Lewis, Labrecque and Carton. The opinion of the court was delivered by Labrecque, J.A.D.
[94 NJSuper Page 206] Defendant was convicted in the Newark Municipal Court on charges of obtaining money by false pretenses on April 6, 1966 and attempting to obtain money by false pretenses on May 30, 1966. N.J.S. 2A:111-1. He
appeals from the judgment of the Essex County Court upholding his conviction.
At the de novo trial before the judge of the County Court, sitting without a jury, the State produced testimony to establish that on April 6, 1966 defendant had cashed a check in the amount of $96 in a Newark supermarket which was not honored because the account of the maker had been closed. The check was made payable to defendant and was drawn on the account of Funderburk Remodeling Co. and signed by Mason B. King, who conducted a home repair, paint and carpentry business under that trade name. On May 30, 1966, when defendant attempted to cash another check from Funderburk to himself in the sum of $95, the store manager called the police and the present charges followed.
The defense was that the check had been received for job orders given by defendant, a free-lance home improvement salesman, to Funderburk, a contractor, and that defendant had had no knowledge that Funderburk's account had been closed or that the first check had been dishonored. It was conceded that defendant had made good the amount of the first check.
At the conclusion of the State's case the trial judge reserved decision on defendant's motion for a judgment of acquittal, after which, without objection, defendant testified in his own behalf and the State called witnesses in rebuttal.
We hold that it was error to refuse to grant defendant's motion for judgment of acquittal at the close of the State's case. Confined as we are to the evidence as it existed at the time of the motion, State v. Moffa, 42 N.J. 258, 261 (1964), we are satisfied that the proofs were insufficient to justify submission to the trier of the facts of the issue of defendant's guilt. The evidence, considered in its entirety and giving the State the benefit of all legitimate inferences therefrom, was not such that he could properly have found beyond a reasonable doubt that defendant was guilty of the offenses charged. State v. Dancyger, 29 N.J. 76, 84 (1959), certiorari denied 360 U.S. 903, 79 S. Ct.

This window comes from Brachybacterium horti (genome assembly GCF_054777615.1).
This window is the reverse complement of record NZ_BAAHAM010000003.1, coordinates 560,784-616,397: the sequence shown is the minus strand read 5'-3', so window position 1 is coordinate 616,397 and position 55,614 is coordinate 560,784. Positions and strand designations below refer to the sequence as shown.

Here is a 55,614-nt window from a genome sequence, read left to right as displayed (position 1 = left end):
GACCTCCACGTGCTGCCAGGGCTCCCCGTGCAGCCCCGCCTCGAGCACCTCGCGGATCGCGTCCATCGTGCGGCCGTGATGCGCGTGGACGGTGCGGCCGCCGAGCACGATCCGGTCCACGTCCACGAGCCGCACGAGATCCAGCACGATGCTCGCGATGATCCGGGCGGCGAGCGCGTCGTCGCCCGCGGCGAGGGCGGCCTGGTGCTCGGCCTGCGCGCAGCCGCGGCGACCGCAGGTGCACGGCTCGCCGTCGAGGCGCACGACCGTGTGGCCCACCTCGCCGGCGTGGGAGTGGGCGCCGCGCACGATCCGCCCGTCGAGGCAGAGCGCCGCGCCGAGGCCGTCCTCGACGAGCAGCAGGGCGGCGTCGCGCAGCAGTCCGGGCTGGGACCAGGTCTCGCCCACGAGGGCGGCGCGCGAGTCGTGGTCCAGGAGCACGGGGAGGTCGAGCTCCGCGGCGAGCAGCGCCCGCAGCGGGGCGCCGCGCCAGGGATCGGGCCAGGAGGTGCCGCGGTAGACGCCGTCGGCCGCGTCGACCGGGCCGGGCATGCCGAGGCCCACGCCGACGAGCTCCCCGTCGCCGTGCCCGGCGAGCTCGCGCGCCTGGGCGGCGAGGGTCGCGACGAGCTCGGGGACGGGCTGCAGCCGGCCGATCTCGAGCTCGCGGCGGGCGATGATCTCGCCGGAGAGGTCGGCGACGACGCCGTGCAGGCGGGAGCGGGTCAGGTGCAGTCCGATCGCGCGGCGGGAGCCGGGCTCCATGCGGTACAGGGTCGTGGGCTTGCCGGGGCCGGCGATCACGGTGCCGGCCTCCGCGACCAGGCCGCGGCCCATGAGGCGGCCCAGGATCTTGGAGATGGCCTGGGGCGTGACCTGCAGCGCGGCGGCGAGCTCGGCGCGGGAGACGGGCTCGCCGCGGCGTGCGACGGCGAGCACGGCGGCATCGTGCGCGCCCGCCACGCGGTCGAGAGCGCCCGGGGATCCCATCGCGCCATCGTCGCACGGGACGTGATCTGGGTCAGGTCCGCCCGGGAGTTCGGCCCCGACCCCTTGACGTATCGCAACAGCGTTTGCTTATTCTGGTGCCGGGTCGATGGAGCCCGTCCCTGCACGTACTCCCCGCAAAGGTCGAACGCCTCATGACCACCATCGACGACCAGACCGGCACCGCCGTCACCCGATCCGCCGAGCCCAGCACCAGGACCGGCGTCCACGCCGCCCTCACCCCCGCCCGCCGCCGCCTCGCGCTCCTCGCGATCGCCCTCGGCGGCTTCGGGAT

1286, 3 L. Ed. 2 d 1255 (1959). Proof of the fraudulent intent necessary to sustain a conviction under N.J.S. 2A:111-1 was entirely lacking. State v. Greco, 29 N.J. 94, 98 (1959). Here the checks in question presumably bore the genuine signature of the maker; they were made payable to defendant; there was no proof of any fraud or dishonesty in their procurement or of knowledge on defendant's part that they were worthless or that the account on which they were drawn had been closed.
The State argues that the trial judge properly resorted to N.J.S. 2A:111-16 for the necessary proof of intent. We disagree. The cited statute provides that:
"The making, drawing, uttering or delivering of a check, draft or order as stated in section 2A:111-15 of this title shall be prima facie evidence of intent to defraud, and the certificate of protest of nonpayment of same shall be presumptive evidence that there were no funds or insufficient funds in or credit with such bank or other depository and that the person making, drawing, uttering or delivering the instrument knew that there were no funds or insufficient funds in or credit with such bank or other depository." (Emphasis added)
N.J.S. 2A:111-15 provides that:
"Any person who, for himself or as agent or representative of another person, or as an officer or agent of any corporation, or as a member of a partnership, with intent to defraud, makes, draws, utters or delivers a check, draft or order for the payment of money in an amount of $200.00 or more, upon any bank or other depository, knowing at the time of so doing that the maker, or drawer, has no funds or insufficient funds in, or credit with, such bank or other depository for the payment of such instrument, in full, upon its presentation, although no express representation is made in ...